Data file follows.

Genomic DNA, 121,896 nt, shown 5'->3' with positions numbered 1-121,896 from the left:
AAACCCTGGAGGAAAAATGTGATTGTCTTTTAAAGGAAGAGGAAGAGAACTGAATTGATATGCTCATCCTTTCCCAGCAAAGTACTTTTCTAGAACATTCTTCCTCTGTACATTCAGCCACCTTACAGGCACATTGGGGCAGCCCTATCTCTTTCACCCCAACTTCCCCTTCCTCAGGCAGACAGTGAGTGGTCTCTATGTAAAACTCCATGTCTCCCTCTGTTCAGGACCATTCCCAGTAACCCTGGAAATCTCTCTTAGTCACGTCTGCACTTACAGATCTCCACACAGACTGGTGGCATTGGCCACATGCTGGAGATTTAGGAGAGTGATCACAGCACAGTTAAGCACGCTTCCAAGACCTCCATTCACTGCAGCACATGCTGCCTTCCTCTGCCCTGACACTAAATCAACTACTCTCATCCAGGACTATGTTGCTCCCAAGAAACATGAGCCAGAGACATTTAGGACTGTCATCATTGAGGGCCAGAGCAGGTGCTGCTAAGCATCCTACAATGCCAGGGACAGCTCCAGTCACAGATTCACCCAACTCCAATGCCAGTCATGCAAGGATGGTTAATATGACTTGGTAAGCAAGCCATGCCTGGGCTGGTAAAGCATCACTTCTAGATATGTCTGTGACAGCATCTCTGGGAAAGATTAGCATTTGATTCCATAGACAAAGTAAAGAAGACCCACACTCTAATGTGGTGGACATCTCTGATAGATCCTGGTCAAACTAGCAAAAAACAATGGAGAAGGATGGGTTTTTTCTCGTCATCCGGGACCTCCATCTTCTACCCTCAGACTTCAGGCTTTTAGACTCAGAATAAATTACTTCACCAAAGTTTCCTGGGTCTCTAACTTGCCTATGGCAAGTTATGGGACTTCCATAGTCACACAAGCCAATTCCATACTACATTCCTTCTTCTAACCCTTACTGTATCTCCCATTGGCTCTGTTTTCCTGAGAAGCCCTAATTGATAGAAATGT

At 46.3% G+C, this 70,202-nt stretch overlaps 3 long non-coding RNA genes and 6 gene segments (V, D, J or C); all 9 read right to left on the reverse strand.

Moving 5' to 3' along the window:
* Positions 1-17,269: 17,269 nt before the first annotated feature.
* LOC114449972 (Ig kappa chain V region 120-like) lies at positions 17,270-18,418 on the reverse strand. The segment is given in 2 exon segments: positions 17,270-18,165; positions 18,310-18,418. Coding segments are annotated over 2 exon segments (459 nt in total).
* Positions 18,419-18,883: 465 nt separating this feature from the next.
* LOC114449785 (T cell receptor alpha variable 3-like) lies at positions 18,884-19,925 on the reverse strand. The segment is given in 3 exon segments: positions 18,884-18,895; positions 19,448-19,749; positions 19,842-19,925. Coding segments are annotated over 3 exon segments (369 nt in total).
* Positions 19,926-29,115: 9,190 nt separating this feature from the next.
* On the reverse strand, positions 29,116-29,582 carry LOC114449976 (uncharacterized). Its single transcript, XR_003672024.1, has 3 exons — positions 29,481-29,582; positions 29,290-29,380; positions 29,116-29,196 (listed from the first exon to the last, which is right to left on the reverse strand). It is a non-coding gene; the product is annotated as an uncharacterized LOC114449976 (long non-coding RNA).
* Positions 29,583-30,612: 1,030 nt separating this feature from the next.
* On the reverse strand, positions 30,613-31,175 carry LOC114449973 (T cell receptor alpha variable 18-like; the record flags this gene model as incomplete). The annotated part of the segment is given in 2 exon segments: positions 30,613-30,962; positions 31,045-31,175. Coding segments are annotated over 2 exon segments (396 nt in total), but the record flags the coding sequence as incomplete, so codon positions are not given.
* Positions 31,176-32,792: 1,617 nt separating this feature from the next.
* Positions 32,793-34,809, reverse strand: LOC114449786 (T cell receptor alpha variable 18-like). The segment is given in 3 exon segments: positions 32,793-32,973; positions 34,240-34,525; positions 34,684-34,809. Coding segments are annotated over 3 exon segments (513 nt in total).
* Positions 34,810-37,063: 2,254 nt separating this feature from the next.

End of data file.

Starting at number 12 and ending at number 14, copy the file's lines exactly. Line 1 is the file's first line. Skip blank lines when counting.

* On the reverse strand, positions 30,613-31,175 carry LOC114449973 (T cell receptor alpha variable 18-like; the record flags this gene model as incomplete). The annotated part of the segment is given in 2 exon segments: positions 30,613-30,962; positions 31,045-31,175. Coding segments are annotated over 2 exon segments (396 nt in total), but the record flags the coding sequence as incomplete, so codon positions are not given.
* Positions 31,176-32,792: 1,617 nt separating this feature from the next.
* Positions 32,793-34,809, reverse strand: LOC114449786 (T cell receptor alpha variable 18-like). The segment is given in 3 exon segments: positions 32,793-32,973; positions 34,240-34,525; positions 34,684-34,809. Coding segments are annotated over 3 exon segments (513 nt in total).